The Tea Party is still a powerful force in GOP politics
You shouldn't judge the movement's viability based on electoral losses this week — or even this year
Liberal-friendly media outlets have been running obituaries for the Tea Party almost from the moment the grassroots conservative movement began in 2009. Tea Party anger over ObamaCare and corporate bailouts helped fuel a surprise Republican wave in 2010, shocking most pundits, as the House of Representatives shifted firmly into the GOP's control. But then the movement fell short in 2012, and ever since then, much of the media have once again seemed eager to pronounce the Tea Party either dead or irrelevant — missing the larger point, and the larger impact. And the media's Tea Party misfire will surely continue today, now that longtime Kansas Sen. Pat Roberts has emerged victorious over conservative challenger Milton Wolf in Tuesday's GOP primary.
Or take, for instance, this year's Mississippi Senate primary. The Republican incumbent, Thad Cochran, has a long reputation for pork-barrel politics and down-home pandering, neither of which has endeared him to small-government conservatives. The competitive challenge from Chris McDaniel came as a shock to Cochran and his supporters, who believed they could get one more easy ride back to the Senate from the seven-term senator in one of the friendliest states for Republicans. Instead, McDaniel narrowly edged Cochran in the initial vote, and narrowly lost the runoff — although McDaniel is contesting the results. To win the runoff, Cochran had to appeal to an unusual constituency: Democrats.
But in most states where incumbents faced challenges from Tea Party activists, the incumbents have had to defend their conservative credentials. Two key Senate GOP leaders had to fend off challengers with more effort than they have probably expended in several cycles put together. National Republican Senatorial Committee chair John Cornyn defeated a sitting House member, Steve Stockman, in the March primary in Texas, but it wasn't easy; Cornyn got 59 percent of the vote, a decent enough showing, but hardly a ringing endorsement, even after Cornyn vigorously defended his brand of conservatism in the Lone Star State.
Mitch McConnell in Kentucky found himself in the hot seat, too. The Senate minority leader often runs afoul of Tea Party activists for his efforts to find compromise on issues when the grassroots want confrontation. McConnell won his Senate primary by 25 points over a first-time challenger, whose campaign ended up collapsing under its own weight. But first, Matt Bevin forced McConnell to shift to the right and get more defiant, at least rhetorically speaking.
Most Republican incumbents knew to move to the right well before the primary campaign; Lindsey Graham began laying the groundwork two years ago for his re-election effort, which paid off this spring in an easy win over six challengers. But not everyone got the memo. The biggest surprise came in the primary for Virginia's 7th congressional district, where House Majority Leader Eric Cantor was expected to win easily. Cantor certainly expected it, spending most of his campaign fundraising outside of the district and barely engaging in his own race. Dave Brat, a local college professor with no electoral experience but with plenty of grassroots support, spent less on his whole campaign than Cantor spent on steakhouses — and ended up beating Cantor by double digits.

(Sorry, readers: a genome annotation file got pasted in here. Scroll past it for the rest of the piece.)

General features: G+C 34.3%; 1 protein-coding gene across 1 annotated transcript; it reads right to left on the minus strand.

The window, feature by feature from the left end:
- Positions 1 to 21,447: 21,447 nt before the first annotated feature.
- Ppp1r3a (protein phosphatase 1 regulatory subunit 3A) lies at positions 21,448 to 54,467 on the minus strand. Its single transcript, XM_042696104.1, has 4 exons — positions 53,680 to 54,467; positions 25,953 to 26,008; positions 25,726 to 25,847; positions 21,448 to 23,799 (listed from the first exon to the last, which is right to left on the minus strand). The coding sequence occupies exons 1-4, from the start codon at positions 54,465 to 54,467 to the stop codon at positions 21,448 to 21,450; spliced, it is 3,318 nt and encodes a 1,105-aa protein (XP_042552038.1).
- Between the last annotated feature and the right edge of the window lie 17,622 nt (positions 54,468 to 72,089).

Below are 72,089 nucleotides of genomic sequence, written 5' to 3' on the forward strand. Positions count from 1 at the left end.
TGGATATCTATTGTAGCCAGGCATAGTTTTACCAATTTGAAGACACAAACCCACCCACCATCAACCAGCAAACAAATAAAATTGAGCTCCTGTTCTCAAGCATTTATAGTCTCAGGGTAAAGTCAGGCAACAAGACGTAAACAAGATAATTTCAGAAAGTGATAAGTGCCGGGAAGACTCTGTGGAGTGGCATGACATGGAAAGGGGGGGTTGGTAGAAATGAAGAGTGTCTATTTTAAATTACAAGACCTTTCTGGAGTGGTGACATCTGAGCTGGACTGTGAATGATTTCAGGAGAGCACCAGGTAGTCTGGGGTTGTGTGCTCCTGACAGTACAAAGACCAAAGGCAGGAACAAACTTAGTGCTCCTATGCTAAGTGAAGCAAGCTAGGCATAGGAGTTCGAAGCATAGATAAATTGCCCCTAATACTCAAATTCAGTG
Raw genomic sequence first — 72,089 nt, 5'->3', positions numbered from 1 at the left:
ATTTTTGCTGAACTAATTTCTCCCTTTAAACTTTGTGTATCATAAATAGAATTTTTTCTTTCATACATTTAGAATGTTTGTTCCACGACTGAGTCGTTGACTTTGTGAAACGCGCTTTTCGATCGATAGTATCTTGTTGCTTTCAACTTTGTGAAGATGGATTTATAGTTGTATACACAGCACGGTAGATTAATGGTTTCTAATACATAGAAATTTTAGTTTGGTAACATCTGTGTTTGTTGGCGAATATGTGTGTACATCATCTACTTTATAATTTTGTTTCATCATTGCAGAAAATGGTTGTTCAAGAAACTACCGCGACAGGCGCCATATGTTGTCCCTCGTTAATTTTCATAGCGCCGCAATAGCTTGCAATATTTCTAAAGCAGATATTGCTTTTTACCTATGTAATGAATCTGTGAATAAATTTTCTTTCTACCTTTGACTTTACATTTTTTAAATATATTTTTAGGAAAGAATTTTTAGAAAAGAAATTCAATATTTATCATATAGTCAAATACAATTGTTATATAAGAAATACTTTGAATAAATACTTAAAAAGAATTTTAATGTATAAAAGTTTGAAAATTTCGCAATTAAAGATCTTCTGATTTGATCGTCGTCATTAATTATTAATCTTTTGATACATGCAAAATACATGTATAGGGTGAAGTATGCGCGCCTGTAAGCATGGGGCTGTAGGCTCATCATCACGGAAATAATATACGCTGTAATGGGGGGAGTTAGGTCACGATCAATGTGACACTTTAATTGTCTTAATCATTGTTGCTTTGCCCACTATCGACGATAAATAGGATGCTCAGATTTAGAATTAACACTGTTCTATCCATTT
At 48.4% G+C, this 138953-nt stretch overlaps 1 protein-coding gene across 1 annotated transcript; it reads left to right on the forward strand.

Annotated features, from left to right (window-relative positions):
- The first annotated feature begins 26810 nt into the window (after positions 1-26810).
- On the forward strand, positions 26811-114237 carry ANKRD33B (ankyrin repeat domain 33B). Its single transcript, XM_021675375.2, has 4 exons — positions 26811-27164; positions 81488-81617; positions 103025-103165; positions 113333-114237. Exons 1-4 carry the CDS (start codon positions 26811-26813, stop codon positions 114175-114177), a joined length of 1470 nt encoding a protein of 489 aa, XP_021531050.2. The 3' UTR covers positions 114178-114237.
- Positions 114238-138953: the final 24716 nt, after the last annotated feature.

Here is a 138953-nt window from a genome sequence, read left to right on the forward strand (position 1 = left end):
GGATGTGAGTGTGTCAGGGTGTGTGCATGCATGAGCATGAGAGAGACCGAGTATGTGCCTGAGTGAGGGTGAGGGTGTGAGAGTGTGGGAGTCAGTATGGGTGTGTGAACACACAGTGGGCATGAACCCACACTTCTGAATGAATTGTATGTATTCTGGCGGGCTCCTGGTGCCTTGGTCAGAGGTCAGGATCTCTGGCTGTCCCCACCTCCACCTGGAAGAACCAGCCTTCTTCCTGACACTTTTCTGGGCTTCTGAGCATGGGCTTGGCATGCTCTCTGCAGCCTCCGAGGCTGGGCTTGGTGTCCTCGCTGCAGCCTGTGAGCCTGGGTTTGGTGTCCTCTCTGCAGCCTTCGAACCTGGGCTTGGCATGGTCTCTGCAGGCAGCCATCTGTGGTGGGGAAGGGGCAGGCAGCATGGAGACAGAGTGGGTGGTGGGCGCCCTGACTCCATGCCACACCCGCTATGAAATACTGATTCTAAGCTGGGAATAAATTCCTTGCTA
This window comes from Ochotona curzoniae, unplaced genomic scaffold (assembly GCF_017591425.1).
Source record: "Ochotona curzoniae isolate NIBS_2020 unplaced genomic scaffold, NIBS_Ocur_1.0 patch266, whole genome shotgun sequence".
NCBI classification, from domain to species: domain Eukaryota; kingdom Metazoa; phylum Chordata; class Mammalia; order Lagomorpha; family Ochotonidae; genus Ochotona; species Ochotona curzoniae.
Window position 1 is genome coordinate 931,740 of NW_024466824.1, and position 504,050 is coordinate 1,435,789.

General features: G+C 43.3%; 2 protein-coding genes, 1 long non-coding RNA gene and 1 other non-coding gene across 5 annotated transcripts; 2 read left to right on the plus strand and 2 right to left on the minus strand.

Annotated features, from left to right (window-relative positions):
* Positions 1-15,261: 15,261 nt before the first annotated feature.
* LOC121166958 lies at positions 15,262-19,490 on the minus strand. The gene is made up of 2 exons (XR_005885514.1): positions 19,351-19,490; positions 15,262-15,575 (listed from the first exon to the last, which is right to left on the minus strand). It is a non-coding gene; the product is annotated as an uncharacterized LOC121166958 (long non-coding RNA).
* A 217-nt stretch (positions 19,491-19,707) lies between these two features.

This dynamic — of conservative challengers, win or lose, forcing longtime incumbents to be more conservative — seems to be lost on the media. This week, both CBS News and The Hill ran Tea Party obituaries. CBS called this week's primaries "the Tea Party's last gasp this year," while The Hill said that the movement's Senate hopes will surely "fade." And in the moment, that might well be true.
But look: The true test of the Tea Party won't be in primary victories this week or this year, but in the impact of the conservative grassroots movement on the Republican Party. We have already seen incumbents who have rarely if ever had to deal with intraparty challengers shift their focus and message in response. The lack of banner wins in 2012 certainly didn't persuade most of these incumbents to dismiss that pressure — in fact, the ones who succeeded most were the ones who prepared soonest and most vigorously.
When the New Left brand of progressivism arose in the 1960s, its candidates didn't win a lot of elections at first either. It took two decades for the pressure of the movement to shift the center of the Democratic Party away from its traditional, blue-collar liberalism. In the late 1980s, the trend worried Democrats enough to form the Democratic Leadership Council to push back and recruit moderates to run for office, the most successful of which was Bill Clinton in 1992. By 2008, his wife blew her opening for the presidential nomination in part by falling short of the progressive credentials of Barack Obama.
The lesson here is not to count primaries in the short run. Look for the way incumbents have to defend their record and wait for the grassroots to produce change organically over the long run.